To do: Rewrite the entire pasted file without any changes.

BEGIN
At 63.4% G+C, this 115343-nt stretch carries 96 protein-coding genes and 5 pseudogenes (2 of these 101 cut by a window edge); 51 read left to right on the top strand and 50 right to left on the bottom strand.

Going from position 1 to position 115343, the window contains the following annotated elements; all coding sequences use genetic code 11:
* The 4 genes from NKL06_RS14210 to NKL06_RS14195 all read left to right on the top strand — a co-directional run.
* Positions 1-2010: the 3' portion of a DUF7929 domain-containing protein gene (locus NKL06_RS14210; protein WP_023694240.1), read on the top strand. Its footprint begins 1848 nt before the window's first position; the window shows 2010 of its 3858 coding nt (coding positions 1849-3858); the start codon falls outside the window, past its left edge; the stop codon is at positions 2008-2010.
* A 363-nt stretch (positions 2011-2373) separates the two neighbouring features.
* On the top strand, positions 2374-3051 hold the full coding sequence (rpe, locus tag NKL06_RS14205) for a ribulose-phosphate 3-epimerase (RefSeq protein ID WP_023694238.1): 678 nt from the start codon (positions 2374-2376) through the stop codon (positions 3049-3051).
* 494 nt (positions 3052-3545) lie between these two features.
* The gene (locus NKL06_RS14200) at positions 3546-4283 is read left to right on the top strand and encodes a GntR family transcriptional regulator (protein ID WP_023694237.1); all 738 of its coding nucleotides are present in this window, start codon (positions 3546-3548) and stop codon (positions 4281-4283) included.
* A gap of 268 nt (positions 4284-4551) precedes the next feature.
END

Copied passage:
At 63.4% G+C, this 115343-nt stretch carries 96 protein-coding genes and 5 pseudogenes (2 of these 101 cut by a window edge); 51 read left to right on the top strand and 50 right to left on the bottom strand.

Going from position 1 to position 115343, the window contains the following annotated elements; all coding sequences use genetic code 11:
* The 4 genes from NKL06_RS14210 to NKL06_RS14195 all read left to right on the top strand — a co-directional run.
* Positions 1-2010: the 3' portion of a DUF7929 domain-containing protein gene (locus NKL06_RS14210; protein WP_023694240.1), read on the top strand. Its footprint begins 1848 nt before the window's first position; the window shows 2010 of its 3858 coding nt (coding positions 1849-3858); the start codon falls outside the window, past its left edge; the stop codon is at positions 2008-2010.
* A 363-nt stretch (positions 2011-2373) separates the two neighbouring features.
* On the top strand, positions 2374-3051 hold the full coding sequence (rpe, locus tag NKL06_RS14205) for a ribulose-phosphate 3-epimerase (RefSeq protein ID WP_023694238.1): 678 nt from the start codon (positions 2374-2376) through the stop codon (positions 3049-3051).
* 494 nt (positions 3052-3545) lie between these two features.
* The gene (locus NKL06_RS14200) at positions 3546-4283 is read left to right on the top strand and encodes a GntR family transcriptional regulator (protein ID WP_023694237.1); all 738 of its coding nucleotides are present in this window, start codon (positions 3546-3548) and stop codon (positions 4281-4283) included.
* A gap of 268 nt (positions 4284-4551) precedes the next feature.